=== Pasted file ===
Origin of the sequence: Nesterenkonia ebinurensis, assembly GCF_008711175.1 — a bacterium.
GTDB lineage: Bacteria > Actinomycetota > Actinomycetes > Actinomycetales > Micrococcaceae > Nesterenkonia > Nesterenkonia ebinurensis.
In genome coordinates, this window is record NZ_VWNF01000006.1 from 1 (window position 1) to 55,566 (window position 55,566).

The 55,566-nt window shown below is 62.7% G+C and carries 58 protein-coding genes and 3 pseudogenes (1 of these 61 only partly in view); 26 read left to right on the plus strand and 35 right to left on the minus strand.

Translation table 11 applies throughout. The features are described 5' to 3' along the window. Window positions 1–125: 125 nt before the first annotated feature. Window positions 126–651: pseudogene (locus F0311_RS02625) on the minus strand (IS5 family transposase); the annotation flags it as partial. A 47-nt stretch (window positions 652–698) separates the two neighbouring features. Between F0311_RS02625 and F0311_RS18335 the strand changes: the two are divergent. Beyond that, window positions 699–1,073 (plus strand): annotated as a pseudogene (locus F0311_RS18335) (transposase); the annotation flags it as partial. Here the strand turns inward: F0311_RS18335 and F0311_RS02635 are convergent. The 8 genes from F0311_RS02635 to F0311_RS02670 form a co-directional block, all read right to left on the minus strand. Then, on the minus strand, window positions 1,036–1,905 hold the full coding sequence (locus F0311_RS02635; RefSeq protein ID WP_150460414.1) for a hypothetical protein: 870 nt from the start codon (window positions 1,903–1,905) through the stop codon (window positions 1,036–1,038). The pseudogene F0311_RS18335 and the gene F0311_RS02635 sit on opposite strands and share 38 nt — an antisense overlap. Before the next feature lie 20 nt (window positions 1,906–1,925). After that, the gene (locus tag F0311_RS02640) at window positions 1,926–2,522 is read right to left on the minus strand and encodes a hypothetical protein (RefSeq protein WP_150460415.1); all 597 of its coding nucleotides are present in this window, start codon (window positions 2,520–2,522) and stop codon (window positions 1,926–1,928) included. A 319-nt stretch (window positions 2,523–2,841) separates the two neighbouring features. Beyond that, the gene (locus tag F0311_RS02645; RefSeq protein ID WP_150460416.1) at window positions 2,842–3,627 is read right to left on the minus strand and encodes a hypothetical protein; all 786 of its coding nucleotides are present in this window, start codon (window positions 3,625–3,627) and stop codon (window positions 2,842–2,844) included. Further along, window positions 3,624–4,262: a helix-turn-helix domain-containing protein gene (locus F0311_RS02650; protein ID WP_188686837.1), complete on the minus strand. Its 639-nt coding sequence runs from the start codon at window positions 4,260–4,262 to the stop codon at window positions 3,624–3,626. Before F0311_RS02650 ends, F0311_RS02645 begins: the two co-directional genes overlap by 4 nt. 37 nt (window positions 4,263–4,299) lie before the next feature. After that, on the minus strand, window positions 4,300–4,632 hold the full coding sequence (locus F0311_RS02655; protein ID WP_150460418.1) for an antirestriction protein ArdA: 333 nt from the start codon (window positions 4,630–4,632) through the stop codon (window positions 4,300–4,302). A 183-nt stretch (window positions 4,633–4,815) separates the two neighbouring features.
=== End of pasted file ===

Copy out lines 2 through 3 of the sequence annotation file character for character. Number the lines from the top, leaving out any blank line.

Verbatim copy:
GTDB lineage: Bacteria > Actinomycetota > Actinomycetes > Actinomycetales > Micrococcaceae > Nesterenkonia > Nesterenkonia ebinurensis.
In genome coordinates, this window is record NZ_VWNF01000006.1 from 1 (window position 1) to 55,566 (window position 55,566).